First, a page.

Un-convent-ional casting

  • by Jim Gladstone
  • Wednesday May 29, 2019
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Branden Noel Thomas as Deloris Van Cartier in the Theatre Rhinoceros production of "Sister Act: The Musical," directed and choreographed by AeJay Mitchell at the Gateway Theater. Photo: David Wilson
Branden Noel Thomas as Deloris Van Cartier in the Theatre Rhinoceros production of "Sister Act: The Musical," directed and choreographed by AeJay Mitchell at the Gateway Theater. Photo: David Wilson

Make like a wise man and follow the beckoning star. You'll end up not in Bethlehem, but at the Gateway Theater, where Branden Noel Thomas is beaming brilliantly as Deloris Van Cartier, singing nun, in Theatre Rhinoceros' rib-tickling, enthusiasm-fueled production of "Sister Act: The Musical." Move fast, though, because this is one lamentably short-lived supernova. Due to scheduling snafus, the theater was available for only a brief engagement, which ends on Saturday, June 1.

With his huge physical presence and a vocal range to match, Thomas takes complete command of a role that requires enough charisma to raise "Sister Act" above its stolid, surprise-free script. He's Whoopi, cushioned. In addition to occasionally evoking the sly side-eye of the original movie Deloris, Thomas summons fond, gospel-toned memories of the late Mabel King in "The Wiz" and Jennifer Holliday in "Dreamgirls."

The silly story follows minor-league R&B diva Van Cartier as the police shunt her into a nunnery after she witnesses a gangland murder. The baddies encroach. Deloris teaches the musically sheepish sisters to make a joyful noise. And a cop called Sweaty Eddie is sweet on the undercover nun.

As Eddie, Jarrett Holley brings a silky seductiveness to the Luther Vandrossian "I Could Be That Guy," the highlight of composer Alan Menken and lyricist Glen Slater's hokey but amusing pastiche score. There's a dancing-nuns number called "Sunday Morning Fever." Abigail Campbell, playing clean-scrubbed novitiate Sister Mary Robert, is also a standout, bringing amazing grace to a cornball epiphany ballad, "The Life I Never Led." Still, even when Branden Thomas has lesser tunes to work with, no one can hold a votive candle to his performance. He brings a spicy fervor to even the most communion-wafer-flavorless songs.

Whether undulating sensuously beneath costume designer David Draper's glittery cocktail frocks or adding his own roof-raising vocal bedazzling to the basic black habits Deloris wears in the convent, Thomas radiates sexy self-confidence. Smartly directed and choreographed by AeJay Mitchell, Thomas never plays Deloris as a drag queen or a joke. He makes her feel like a natural woman. Meanwhile, Curtis, the mob kingpin in pursuit of Deloris, is played by Crystal Liu, who sings in a sonorous, perfectly sustained tenor.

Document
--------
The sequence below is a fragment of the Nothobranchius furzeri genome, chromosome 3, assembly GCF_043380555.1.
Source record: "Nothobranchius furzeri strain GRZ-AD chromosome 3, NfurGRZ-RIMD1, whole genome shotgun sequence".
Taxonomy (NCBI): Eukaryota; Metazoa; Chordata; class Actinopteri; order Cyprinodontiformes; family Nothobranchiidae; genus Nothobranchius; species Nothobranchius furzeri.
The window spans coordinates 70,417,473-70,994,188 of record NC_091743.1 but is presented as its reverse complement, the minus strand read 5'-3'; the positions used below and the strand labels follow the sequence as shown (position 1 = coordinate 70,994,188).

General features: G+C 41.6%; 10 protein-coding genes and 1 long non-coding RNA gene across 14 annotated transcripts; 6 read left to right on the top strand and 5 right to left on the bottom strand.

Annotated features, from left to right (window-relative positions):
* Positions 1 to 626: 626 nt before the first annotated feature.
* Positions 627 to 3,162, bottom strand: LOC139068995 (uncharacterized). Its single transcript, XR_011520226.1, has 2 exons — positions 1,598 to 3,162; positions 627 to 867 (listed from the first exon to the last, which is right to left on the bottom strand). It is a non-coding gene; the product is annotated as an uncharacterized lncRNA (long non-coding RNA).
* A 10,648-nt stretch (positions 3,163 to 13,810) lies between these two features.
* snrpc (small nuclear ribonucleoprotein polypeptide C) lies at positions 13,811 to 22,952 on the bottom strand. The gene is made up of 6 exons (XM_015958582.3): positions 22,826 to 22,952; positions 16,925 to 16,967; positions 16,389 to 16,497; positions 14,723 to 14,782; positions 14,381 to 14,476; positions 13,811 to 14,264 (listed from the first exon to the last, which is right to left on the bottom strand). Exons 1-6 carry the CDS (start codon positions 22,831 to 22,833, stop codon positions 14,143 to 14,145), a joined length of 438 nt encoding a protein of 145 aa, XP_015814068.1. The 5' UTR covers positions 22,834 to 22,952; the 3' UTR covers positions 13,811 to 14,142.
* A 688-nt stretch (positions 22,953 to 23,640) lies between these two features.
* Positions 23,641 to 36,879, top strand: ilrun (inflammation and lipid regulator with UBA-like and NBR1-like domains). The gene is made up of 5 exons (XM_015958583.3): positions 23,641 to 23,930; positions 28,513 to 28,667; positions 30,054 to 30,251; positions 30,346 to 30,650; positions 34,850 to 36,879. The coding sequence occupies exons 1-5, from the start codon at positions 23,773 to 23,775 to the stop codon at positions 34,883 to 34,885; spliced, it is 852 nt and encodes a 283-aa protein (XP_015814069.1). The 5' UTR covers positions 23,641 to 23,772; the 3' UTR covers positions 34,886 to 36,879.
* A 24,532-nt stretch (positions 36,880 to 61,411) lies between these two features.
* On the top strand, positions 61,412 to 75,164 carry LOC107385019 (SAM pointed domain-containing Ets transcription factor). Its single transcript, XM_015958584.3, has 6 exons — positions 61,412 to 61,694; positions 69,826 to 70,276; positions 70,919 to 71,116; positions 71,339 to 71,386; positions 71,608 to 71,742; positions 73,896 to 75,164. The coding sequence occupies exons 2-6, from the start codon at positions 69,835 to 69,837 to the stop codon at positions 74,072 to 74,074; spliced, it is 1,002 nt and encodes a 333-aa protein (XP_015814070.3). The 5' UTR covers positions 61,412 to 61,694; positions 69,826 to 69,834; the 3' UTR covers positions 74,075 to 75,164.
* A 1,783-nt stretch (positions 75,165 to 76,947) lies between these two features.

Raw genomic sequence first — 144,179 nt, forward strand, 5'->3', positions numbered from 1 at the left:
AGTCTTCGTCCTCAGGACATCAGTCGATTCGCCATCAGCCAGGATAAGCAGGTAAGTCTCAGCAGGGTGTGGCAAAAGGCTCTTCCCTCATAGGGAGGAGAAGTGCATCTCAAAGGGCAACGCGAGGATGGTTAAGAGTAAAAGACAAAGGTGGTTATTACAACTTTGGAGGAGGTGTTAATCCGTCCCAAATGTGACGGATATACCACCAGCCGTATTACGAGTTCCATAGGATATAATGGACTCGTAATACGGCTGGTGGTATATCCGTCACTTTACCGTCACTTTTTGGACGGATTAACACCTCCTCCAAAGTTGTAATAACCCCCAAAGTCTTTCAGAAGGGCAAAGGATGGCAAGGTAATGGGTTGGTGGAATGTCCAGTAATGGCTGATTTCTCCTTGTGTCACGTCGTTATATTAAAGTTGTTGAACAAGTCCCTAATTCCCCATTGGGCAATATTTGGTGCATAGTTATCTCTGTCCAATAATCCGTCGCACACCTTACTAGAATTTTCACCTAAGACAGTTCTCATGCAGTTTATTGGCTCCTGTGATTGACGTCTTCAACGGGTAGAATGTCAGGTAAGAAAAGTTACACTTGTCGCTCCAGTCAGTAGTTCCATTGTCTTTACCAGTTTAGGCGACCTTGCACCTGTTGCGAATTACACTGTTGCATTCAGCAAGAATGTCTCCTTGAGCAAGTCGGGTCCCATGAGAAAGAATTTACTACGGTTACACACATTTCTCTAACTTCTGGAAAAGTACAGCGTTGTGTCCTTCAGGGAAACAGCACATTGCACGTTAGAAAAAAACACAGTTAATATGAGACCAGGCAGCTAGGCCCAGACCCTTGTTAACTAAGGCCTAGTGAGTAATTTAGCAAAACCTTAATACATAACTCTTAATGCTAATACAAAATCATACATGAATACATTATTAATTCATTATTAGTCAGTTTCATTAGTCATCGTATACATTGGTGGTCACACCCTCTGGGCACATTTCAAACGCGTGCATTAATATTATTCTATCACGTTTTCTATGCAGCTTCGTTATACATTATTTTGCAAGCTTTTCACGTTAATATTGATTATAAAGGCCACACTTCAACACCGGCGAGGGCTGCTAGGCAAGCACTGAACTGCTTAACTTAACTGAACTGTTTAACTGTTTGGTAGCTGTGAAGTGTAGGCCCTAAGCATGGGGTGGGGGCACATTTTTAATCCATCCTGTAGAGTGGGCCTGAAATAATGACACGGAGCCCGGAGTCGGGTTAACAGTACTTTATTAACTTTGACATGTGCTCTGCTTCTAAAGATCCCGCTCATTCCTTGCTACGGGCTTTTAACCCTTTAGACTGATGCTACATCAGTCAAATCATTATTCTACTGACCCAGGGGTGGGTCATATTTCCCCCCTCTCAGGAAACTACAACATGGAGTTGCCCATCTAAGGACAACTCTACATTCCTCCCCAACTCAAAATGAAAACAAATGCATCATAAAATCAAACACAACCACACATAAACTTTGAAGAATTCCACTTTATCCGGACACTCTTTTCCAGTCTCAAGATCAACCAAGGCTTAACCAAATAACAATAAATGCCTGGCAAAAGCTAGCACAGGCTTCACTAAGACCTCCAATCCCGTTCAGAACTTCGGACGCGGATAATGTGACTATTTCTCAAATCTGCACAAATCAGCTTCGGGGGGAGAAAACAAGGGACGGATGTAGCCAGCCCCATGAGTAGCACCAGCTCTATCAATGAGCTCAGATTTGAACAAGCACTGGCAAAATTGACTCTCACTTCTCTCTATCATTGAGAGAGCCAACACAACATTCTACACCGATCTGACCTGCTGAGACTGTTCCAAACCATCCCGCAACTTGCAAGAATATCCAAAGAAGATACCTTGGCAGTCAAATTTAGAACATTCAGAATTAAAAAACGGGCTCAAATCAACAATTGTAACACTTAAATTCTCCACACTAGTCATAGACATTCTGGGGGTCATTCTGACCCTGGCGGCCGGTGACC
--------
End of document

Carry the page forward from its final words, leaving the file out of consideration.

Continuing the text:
Where the Rhino's last musical production, "Priscilla, Queen of the Desert" (also choreographed by Mitchell) was a campy fiesta of overt genderbending. "Sister Act" offers an all-out gender shrug. It asks us to take its characters for who they are, regardless of the actors' anatomy.

If Liu and Thomas play at one end of the shrug-spectrum, the other is occupied by the unabashedly masculine Paul Loper as Sister Mary Theresa, and Kim K. Larsen, deliciously irritable as the Mother Superior. There's a little tittering in the auditorium when the characters are first introduced, but as this pair gets swept into the choral storm stirred up by the other nuns, their visible maleness is ignored both on stage and off as the audience quickly accepts them in the roles they've chosen to play.

There's a bit of unevenness in the singing and dancing skills of the ensemble, but it's more than compensated for by a collective, infectious, live-wire energy. JC Quimpo moves like electric current personified in his "Lady in the Long Black Dress" routine. The entire cast is clearly having a ball, and the feeling of fun radiates throughout the theater.

Corny but chuckle-inducing, "Sister Act" is a dad joke of a musical. With Catholicism's Holy Father as its lightly spanked butt, this particular dad joke feels especially appropriate in Theatre Rhinoceros' non-traditionally-cast production. Preaching a far more enlightened perspective on gender than the Church does, the Rhino's twinkle-eyed "Sister Act" not only provides a star-powered evening's entertainment, it serves up cheerful, benevolent revenge. Catch it this week, or pray for a second coming.

Sister Act, through June 1 at the Gateway Theatre, 215 Jackson St., SF. Tickets ($37-$42): (800) 838-3006. www.therhino.org